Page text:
After the baby’s head has emerged, the body is rotated sideways so that the shoulders can emerge easily, one at a time. The rest of the baby usually slips out quickly after the first shoulder comes out. Mucus and fluid are suctioned out of the baby’s nose, mouth, and throat. The umbilical cord is clamped and cut. This procedure is painless. (One clamp is left on the stump of cord near the baby's navel, until the cord has sealed, usually within 24 hours.) The baby is then dried, wrapped in a lightweight blanket, and placed on the woman’s abdomen or in a warmed bassinet.
After delivery of the baby, the doctor or midwife places a hand gently on the woman’s abdomen to make sure the uterus is contracting. After delivery, the placenta usually detaches from the uterus within 3 to 10 minutes, and a gush of blood soon follows. Usually, the woman can push the placenta out on her own. However, in many hospitals, as soon as the baby is delivered, the woman is given oxytocin (intravenously or intramuscularly), and her abdomen is periodically massaged to help the uterus contract and expel the placenta. If the woman cannot push it out and particularly if she is bleeding excessively, the doctor or midwife applies firm pressure on the woman’s abdomen, causing the placenta to detach from the uterus and come out. If the placenta has not been delivered within 45 to 60 minutes of delivery, the doctor or midwife may insert a hand into the uterus, separating the placenta from the uterus and removing it. Pain relievers or anesthesia is needed for this procedure.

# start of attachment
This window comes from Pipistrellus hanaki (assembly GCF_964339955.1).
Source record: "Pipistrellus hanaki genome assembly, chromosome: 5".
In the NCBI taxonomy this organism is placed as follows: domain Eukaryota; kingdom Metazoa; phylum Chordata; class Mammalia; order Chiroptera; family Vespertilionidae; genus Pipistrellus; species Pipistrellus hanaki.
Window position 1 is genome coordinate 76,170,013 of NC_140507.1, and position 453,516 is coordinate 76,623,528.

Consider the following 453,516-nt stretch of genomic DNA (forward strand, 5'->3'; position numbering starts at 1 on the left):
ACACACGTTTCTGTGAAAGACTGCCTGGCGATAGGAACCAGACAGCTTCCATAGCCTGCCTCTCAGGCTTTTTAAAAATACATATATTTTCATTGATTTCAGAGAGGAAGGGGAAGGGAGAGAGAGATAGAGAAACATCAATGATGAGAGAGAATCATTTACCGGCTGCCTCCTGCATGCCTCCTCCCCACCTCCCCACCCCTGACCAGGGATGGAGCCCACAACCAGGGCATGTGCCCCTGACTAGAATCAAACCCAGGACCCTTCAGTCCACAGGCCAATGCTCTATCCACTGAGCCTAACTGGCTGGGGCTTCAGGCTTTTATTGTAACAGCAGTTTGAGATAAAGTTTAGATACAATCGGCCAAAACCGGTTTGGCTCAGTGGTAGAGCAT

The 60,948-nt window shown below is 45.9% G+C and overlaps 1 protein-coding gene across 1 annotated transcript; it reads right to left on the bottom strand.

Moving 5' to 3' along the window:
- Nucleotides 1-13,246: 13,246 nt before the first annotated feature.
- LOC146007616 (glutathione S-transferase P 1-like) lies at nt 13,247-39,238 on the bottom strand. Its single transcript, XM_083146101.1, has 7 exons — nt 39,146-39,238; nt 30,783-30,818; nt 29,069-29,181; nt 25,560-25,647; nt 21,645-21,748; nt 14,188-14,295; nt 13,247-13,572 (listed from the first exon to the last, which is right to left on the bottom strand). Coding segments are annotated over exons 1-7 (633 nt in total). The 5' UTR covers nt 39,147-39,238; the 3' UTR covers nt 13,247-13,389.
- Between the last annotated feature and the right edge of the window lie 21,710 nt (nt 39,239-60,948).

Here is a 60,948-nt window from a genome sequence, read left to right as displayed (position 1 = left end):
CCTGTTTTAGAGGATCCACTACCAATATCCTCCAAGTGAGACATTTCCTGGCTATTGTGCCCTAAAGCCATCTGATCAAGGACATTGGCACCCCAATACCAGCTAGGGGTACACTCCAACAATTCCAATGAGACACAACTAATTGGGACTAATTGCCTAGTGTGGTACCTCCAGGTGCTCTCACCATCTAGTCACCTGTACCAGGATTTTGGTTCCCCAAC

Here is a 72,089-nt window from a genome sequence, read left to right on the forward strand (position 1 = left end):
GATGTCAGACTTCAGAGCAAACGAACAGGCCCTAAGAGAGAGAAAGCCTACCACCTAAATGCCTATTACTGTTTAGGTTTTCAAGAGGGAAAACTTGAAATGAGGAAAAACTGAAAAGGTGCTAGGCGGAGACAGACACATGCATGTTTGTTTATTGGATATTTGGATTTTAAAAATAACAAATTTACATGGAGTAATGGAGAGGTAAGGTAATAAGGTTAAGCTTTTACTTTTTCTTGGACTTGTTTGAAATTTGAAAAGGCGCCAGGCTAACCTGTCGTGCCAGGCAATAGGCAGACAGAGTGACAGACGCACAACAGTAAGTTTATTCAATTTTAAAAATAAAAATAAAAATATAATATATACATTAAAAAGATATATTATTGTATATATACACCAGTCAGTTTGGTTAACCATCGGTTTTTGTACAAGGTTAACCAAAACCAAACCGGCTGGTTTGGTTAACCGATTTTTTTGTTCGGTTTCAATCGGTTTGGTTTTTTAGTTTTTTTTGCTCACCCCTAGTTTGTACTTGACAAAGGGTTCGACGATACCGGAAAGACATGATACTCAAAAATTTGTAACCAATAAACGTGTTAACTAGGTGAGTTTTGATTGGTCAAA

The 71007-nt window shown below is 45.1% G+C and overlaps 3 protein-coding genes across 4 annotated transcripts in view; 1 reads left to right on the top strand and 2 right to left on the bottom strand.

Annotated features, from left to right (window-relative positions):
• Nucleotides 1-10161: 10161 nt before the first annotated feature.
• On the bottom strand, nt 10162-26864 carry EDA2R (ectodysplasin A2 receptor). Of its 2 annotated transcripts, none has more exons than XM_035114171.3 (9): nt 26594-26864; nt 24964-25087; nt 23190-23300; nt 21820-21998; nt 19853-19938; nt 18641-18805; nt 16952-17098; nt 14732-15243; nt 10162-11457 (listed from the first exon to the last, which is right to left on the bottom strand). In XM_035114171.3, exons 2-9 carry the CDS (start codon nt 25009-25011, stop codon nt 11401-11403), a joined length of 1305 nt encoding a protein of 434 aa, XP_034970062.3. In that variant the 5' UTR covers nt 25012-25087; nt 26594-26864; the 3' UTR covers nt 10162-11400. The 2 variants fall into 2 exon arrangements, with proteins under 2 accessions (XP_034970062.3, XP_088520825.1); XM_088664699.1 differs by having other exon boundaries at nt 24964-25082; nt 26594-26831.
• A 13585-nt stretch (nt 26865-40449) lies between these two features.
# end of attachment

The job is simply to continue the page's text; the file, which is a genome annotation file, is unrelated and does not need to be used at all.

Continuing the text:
After the placenta is removed, it is examined for completeness. Fragments left in the uterus prevent the uterus from contracting. Contractions are essential to prevent further bleeding from the area where the placenta was attached to the uterus. So if fragments remain, bleeding can occur after delivery and may be substantial. Infections of the uterus can also occur. If the placenta is incomplete, the doctor or midwife may remove the remaining fragments by hand. Sometimes fragments have to be surgically removed.
The doctor stitches up any tears in the genital tissues and, if an episiotomy was done, the episiotomy incision.
The woman is then moved to the recovery room or remains in the LDRP. Typically, a baby who does not need further medical attention stays with the mother. Typically, the woman, baby, and father or partner remain together in a warm, private area for an hour or more so that bonding can begin. Many women wish to begin breastfeeding soon after delivery.
Later, the baby may be taken to the hospital nursery. In many hospitals, the woman may choose to have the baby remain with her—a practice called rooming-in. All hospitals with LDRPs require it. With rooming-in, the baby is usually fed on demand, and the woman is taught how to care for the baby before she leaves the hospital. If a woman needs a rest, she may have the baby taken to the nursery.
Because most complications, particularly bleeding, occur within the first 24 hours after delivery, nurses and doctors carefully observe the woman and baby during this time.